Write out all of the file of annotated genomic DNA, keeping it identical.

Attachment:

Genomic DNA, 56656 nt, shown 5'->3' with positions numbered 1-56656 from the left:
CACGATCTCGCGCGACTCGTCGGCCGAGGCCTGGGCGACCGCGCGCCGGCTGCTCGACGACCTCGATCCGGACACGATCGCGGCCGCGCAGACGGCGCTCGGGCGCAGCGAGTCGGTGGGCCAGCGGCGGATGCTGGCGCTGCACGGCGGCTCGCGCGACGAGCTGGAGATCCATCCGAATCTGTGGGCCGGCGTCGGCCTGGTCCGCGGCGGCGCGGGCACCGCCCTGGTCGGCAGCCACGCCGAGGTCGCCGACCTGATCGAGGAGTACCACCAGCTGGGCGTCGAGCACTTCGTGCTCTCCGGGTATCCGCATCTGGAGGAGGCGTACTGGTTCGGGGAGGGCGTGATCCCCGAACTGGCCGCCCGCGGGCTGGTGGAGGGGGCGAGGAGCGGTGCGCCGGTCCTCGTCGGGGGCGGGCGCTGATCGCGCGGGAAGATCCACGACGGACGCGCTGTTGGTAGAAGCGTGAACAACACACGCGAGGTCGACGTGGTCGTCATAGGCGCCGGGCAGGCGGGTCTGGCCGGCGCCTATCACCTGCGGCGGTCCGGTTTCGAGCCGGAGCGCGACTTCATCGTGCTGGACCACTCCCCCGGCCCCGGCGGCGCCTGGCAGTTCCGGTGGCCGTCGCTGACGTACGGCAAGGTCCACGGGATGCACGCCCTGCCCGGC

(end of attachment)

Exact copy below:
Genomic DNA, 56656 nt, shown 5'->3' with positions numbered 1-56656 from the left:
CACGATCTCGCGCGACTCGTCGGCCGAGGCCTGGGCGACCGCGCGCCGGCTGCTCGACGACCTCGATCCGGACACGATCGCGGCCGCGCAGACGGCGCTCGGGCGCAGCGAGTCGGTGGGCCAGCGGCGGATGCTGGCGCTGCACGGCGGCTCGCGCGACGAGCTGGAGATCCATCCGAATCTGTGGGCCGGCGTCGGCCTGGTCCGCGGCGGCGCGGGCACCGCCCTGGTCGGCAGCCACGCCGAGGTCGCCGACCTGATCGAGGAGTACCACCAGCTGGGCGTCGAGCACTTCGTGCTCTCCGGGTATCCGCATCTGGAGGAGGCGTACTGGTTCGGGGAGGGCGTGATCCCCGAACTGGCCGCCCGCGGGCTGGTGGAGGGGGCGAGGAGCGGTGCGCCGGTCCTCGTCGGGGGCGGGCGCTGATCGCGCGGGAAGATCCACGACGGACGCGCTGTTGGTAGAAGCGTGAACAACACACGCGAGGTCGACGTGGTCGTCATAGGCGCCGGGCAGGCGGGTCTGGCCGGCGCCTATCACCTGCGGCGGTCCGGTTTCGAGCCGGAGCGCGACTTCATCGTGCTGGACCACTCCCCCGGCCCCGGCGGCGCCTGGCAGTTCCGGTGGCCGTCGCTGACGTACGGCAAGGTCCACGGGATGCACGCCCTGCCCGGC